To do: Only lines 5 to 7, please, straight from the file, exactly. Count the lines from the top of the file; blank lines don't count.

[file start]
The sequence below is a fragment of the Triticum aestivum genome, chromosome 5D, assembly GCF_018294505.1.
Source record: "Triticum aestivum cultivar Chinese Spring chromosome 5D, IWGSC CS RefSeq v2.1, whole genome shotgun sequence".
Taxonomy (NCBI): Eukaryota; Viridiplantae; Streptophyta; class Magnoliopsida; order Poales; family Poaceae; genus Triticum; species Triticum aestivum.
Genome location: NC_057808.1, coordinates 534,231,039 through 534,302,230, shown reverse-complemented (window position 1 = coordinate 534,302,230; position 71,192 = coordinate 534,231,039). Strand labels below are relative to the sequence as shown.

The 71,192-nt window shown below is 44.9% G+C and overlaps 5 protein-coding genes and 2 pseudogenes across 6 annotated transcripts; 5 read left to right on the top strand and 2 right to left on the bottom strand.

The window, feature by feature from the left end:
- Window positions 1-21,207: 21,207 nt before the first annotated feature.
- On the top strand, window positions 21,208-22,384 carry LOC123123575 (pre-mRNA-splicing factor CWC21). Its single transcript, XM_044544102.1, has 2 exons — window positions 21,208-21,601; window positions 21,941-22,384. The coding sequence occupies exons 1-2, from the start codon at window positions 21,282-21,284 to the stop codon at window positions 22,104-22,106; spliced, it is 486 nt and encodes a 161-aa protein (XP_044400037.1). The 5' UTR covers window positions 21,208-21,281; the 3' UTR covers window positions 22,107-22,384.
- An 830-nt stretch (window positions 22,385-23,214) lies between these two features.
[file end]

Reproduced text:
The 71,192-nt window shown below is 44.9% G+C and overlaps 5 protein-coding genes and 2 pseudogenes across 6 annotated transcripts; 5 read left to right on the top strand and 2 right to left on the bottom strand.

The window, feature by feature from the left end:
- Window positions 1-21,207: 21,207 nt before the first annotated feature.